Cell phones have become an indispensable part of our lives. Through myriad mobile applications, smartphones have become the sole platform on which we execute major aspects of our day to day lives. Globally, more than 5 billion people have access to cell phones. In the United States alone, cellphone subscriptions have reached almost 400 million. Their necessity in our lives has made us forget the claims that their extensive usage might be detrimental to our health. For instance, does cell phone radiation really increase the chances of us getting cancer?
The question has, indeed, perplexed researchers devoted to the topic, who has previously come up short of conclusive evidence while researching into the linkage. However, a recent study published on 28th March 2018 by the U.S. National Toxicology Program (NTP) found ‘clear evidence’ that radiation from mobile phones cause cancer. The results were based on an experiment conducted on mice and rats, who were exposed to doses of radiation equivalent to an average mobile user’s lifetime exposure, over the course of two years. At the end of the experiment, it was found that several of the rats was diagnosed with a heart tissue cancer that’s too rare to be explained as a random occurrence.
The experiments conducted for the study were an upgrade to a previous study, which exposed rats to higher levels of radiation for 9 hours a day. The study, which was conducted 2 years prior, gave no significant evidence that cellphone use was directly linked with cancer, as the results could be side-stepped as statistical blips.
The findings of the current study, however, contradicts physical and biological knowledge about cell phone radiation, something that the wireless industry has clung on to. Cellphone towers use a form of radio waves that are ‘non-ionizing’, meaning it doesn’t possess enough energy to break electron down from their atom to turn them into ions. Ultraviolet radiation and X-Rays possess such power and therefore are known to cause cancer. Another rebuttal used them usually include the idea that evidence of the onset of tumors in rats and mice also doesn’t translate to their effect on human beings. Studies have, however, found that they are good indicators of human health risks.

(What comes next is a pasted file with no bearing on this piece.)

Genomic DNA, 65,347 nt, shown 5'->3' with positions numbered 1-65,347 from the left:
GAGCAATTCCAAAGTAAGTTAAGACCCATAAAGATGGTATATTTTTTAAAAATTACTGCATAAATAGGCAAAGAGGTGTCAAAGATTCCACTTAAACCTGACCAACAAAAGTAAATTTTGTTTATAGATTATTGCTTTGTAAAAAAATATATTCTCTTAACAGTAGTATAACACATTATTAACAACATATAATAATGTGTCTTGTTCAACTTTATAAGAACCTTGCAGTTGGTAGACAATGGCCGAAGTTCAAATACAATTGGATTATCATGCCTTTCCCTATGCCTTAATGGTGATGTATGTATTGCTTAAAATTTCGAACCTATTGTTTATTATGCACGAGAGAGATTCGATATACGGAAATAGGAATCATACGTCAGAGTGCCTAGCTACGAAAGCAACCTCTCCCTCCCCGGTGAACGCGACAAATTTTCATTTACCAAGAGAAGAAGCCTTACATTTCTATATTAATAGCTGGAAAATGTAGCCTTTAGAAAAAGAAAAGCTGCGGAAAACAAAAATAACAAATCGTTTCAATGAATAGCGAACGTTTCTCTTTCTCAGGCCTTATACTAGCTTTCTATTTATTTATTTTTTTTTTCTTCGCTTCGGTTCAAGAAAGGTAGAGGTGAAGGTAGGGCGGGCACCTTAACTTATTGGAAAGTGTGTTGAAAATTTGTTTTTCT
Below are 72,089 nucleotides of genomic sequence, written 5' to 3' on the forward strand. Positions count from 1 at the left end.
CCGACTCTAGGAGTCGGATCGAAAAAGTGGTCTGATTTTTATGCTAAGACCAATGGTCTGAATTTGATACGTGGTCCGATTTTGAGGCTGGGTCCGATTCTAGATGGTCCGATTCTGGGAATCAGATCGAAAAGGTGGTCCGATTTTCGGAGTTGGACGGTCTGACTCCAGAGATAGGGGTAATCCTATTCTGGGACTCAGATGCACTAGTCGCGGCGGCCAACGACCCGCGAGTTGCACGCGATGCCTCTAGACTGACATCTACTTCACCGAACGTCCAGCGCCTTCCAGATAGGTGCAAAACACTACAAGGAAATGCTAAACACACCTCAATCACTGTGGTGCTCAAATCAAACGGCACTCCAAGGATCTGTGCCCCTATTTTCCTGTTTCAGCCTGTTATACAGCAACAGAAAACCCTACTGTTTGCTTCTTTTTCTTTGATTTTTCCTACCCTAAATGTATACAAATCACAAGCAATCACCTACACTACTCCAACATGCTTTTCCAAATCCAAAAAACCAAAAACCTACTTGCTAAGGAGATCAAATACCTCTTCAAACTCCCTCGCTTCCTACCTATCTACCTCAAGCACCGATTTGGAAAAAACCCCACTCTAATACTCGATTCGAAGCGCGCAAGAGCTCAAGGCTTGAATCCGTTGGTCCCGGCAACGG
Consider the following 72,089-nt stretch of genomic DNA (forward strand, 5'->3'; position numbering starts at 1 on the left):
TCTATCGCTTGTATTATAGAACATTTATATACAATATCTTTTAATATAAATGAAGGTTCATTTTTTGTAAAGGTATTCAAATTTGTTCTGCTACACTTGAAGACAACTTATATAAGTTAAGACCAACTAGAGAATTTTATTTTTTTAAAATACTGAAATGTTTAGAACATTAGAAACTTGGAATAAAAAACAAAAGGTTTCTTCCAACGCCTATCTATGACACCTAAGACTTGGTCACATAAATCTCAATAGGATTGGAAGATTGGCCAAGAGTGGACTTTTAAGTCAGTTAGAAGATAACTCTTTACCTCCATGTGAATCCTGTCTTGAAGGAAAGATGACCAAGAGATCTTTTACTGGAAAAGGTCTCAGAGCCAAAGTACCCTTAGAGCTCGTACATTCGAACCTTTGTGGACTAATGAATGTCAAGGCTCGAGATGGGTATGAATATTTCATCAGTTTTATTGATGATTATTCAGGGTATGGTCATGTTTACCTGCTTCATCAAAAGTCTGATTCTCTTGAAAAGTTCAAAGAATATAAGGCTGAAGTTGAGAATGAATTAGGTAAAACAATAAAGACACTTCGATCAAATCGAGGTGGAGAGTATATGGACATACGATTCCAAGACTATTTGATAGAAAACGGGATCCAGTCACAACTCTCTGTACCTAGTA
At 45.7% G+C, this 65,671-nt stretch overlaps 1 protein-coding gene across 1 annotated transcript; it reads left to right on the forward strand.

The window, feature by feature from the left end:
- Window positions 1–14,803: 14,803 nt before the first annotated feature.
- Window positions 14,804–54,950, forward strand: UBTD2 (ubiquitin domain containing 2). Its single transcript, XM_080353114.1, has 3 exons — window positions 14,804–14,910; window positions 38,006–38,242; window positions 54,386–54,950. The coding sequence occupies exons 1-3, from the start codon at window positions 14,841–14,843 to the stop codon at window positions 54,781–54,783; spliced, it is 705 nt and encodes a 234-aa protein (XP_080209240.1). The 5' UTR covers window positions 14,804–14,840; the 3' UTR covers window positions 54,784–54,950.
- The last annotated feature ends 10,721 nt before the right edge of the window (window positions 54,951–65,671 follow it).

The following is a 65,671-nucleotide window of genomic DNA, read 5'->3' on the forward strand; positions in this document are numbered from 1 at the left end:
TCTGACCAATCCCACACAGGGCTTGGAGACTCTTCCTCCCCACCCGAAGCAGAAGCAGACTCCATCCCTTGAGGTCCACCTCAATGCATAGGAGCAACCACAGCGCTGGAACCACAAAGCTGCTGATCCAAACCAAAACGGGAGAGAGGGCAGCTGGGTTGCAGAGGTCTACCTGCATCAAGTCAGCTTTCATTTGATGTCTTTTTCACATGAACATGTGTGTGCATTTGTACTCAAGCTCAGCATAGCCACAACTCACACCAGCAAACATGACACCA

However, the peer-reviewers of the study found that NTP had downplayed the results of the findings, attaching more confidence on the final result. This might be due to ongoing pressure from the communication industry, which has a history of misleading PR campaigns that influence journalists, consumers, and policymakers. Just as the tobacco and oil industries have downplayed the risks of smoking and climate change, the wireless industry might have influenced the scientists in downplaying the results of their findings.
So, how do the results of the NTP study goes against conventional wisdom regarding cell phone radiation? That’s the question that needs to be answered if we have any chance of putting this claim to bed once in for all. 95% of children in the United States between 13- to 17-year have access to smartphones. It’s imperative for the health of these children that robust scientific conclusion doesn’t get marred by corporate greed of the wireless industry.